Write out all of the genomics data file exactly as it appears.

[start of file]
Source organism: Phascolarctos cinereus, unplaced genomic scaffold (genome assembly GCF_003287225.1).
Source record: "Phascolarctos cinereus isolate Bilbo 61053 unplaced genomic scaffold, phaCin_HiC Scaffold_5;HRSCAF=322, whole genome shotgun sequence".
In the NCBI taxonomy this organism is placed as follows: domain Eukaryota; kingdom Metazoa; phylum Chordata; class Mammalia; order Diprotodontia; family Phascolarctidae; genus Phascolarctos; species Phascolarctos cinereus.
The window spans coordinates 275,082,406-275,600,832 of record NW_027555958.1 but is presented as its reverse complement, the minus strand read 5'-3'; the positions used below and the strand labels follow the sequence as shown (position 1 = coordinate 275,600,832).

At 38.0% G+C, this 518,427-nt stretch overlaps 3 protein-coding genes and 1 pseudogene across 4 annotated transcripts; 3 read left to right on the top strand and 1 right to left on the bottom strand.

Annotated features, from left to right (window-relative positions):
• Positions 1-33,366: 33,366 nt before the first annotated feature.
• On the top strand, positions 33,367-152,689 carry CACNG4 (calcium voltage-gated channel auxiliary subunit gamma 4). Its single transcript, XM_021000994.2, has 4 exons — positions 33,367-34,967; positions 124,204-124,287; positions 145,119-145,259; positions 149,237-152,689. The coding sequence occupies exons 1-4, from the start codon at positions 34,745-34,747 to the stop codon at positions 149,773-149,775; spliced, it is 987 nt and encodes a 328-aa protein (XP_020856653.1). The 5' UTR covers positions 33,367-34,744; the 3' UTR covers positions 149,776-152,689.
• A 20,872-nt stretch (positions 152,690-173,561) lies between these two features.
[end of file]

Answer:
Source organism: Phascolarctos cinereus, unplaced genomic scaffold (genome assembly GCF_003287225.1).
Source record: "Phascolarctos cinereus isolate Bilbo 61053 unplaced genomic scaffold, phaCin_HiC Scaffold_5;HRSCAF=322, whole genome shotgun sequence".
In the NCBI taxonomy this organism is placed as follows: domain Eukaryota; kingdom Metazoa; phylum Chordata; class Mammalia; order Diprotodontia; family Phascolarctidae; genus Phascolarctos; species Phascolarctos cinereus.
The window spans coordinates 275,082,406-275,600,832 of record NW_027555958.1 but is presented as its reverse complement, the minus strand read 5'-3'; the positions used below and the strand labels follow the sequence as shown (position 1 = coordinate 275,600,832).

At 38.0% G+C, this 518,427-nt stretch overlaps 3 protein-coding genes and 1 pseudogene across 4 annotated transcripts; 3 read left to right on the top strand and 1 right to left on the bottom strand.

Annotated features, from left to right (window-relative positions):
• Positions 1-33,366: 33,366 nt before the first annotated feature.
• On the top strand, positions 33,367-152,689 carry CACNG4 (calcium voltage-gated channel auxiliary subunit gamma 4). Its single transcript, XM_021000994.2, has 4 exons — positions 33,367-34,967; positions 124,204-124,287; positions 145,119-145,259; positions 149,237-152,689. The coding sequence occupies exons 1-4, from the start codon at positions 34,745-34,747 to the stop codon at positions 149,773-149,775; spliced, it is 987 nt and encodes a 328-aa protein (XP_020856653.1). The 5' UTR covers positions 33,367-34,744; the 3' UTR covers positions 149,776-152,689.
• A 20,872-nt stretch (positions 152,690-173,561) lies between these two features.